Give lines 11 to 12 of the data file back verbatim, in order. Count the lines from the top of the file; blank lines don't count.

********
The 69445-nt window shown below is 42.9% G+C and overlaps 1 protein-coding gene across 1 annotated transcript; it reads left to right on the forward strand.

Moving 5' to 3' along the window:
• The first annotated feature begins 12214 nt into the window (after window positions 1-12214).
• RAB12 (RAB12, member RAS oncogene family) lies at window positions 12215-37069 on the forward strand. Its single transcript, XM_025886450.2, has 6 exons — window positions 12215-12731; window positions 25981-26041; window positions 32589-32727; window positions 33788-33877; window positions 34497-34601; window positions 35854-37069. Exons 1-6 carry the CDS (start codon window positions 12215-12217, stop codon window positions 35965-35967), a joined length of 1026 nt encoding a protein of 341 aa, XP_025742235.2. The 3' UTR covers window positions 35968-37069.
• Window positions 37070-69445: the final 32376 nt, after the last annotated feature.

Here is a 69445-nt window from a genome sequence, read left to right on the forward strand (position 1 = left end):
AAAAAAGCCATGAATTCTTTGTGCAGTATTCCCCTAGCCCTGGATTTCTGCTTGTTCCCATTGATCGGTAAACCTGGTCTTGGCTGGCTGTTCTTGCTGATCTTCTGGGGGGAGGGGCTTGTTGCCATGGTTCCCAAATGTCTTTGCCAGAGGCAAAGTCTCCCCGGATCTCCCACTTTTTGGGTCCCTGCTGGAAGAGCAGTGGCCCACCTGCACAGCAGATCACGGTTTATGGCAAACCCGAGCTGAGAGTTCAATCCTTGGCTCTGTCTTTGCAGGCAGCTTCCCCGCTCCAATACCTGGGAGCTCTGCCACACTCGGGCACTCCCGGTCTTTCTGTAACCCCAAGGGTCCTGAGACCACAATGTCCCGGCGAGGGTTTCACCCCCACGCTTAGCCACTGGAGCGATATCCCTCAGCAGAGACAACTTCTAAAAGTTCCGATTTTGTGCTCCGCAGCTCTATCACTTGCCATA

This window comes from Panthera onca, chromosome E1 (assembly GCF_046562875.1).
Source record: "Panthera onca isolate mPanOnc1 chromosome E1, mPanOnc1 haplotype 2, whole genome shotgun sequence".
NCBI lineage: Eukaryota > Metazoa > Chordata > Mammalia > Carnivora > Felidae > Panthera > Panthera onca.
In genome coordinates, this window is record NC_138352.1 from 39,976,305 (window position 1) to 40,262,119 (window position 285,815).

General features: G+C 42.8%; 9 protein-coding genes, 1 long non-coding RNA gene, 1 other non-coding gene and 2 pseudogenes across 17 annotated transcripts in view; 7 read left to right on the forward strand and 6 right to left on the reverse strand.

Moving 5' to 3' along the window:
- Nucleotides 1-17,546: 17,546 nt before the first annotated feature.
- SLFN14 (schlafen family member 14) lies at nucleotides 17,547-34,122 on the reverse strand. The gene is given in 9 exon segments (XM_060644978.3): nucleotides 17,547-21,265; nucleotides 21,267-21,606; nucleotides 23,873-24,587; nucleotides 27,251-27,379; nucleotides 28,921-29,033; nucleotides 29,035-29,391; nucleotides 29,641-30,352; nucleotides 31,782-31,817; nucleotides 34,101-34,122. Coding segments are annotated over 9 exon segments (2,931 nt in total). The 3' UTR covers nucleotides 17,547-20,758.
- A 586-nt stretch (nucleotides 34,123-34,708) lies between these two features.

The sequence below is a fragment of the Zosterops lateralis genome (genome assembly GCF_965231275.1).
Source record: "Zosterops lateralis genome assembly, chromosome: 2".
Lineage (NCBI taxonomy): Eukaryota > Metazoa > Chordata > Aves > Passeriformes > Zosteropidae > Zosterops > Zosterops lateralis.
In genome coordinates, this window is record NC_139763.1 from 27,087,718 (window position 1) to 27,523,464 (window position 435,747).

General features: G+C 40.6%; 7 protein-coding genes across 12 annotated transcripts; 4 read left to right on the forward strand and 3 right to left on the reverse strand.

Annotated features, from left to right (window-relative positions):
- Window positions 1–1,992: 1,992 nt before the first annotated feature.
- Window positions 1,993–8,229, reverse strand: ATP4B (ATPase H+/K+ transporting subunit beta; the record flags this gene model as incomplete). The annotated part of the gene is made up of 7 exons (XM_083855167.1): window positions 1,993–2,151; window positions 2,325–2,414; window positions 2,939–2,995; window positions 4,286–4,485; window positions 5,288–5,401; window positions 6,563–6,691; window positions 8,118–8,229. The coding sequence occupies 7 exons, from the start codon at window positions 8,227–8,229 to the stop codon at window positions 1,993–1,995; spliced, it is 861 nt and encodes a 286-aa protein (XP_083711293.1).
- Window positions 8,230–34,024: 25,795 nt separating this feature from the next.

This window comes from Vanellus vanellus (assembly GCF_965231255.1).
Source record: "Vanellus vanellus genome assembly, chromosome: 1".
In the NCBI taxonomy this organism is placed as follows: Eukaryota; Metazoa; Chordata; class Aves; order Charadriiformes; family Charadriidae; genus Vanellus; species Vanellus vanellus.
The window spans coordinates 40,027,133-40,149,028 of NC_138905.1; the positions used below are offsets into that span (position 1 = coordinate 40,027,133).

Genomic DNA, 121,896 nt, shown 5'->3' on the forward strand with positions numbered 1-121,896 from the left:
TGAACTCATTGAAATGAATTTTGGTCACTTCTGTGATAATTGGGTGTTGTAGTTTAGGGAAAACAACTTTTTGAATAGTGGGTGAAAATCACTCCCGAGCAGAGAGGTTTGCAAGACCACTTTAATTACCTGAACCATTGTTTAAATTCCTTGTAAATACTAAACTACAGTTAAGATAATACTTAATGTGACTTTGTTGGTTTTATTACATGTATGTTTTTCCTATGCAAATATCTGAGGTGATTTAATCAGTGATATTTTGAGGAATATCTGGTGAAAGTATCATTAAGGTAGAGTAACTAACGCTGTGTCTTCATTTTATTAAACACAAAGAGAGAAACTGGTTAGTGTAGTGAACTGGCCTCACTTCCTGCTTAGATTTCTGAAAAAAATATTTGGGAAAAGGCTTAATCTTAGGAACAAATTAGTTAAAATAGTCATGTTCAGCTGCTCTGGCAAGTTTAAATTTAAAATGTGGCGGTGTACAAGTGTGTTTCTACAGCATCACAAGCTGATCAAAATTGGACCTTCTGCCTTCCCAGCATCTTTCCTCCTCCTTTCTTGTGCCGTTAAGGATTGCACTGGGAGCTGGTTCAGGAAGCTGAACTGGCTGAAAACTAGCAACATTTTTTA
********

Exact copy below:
In genome coordinates, this window is record NC_138352.1 from 39,976,305 (window position 1) to 40,262,119 (window position 285,815).

General features: G+C 42.8%; 9 protein-coding genes, 1 long non-coding RNA gene, 1 other non-coding gene and 2 pseudogenes across 17 annotated transcripts in view; 7 read left to right on the forward strand and 6 right to left on the reverse strand.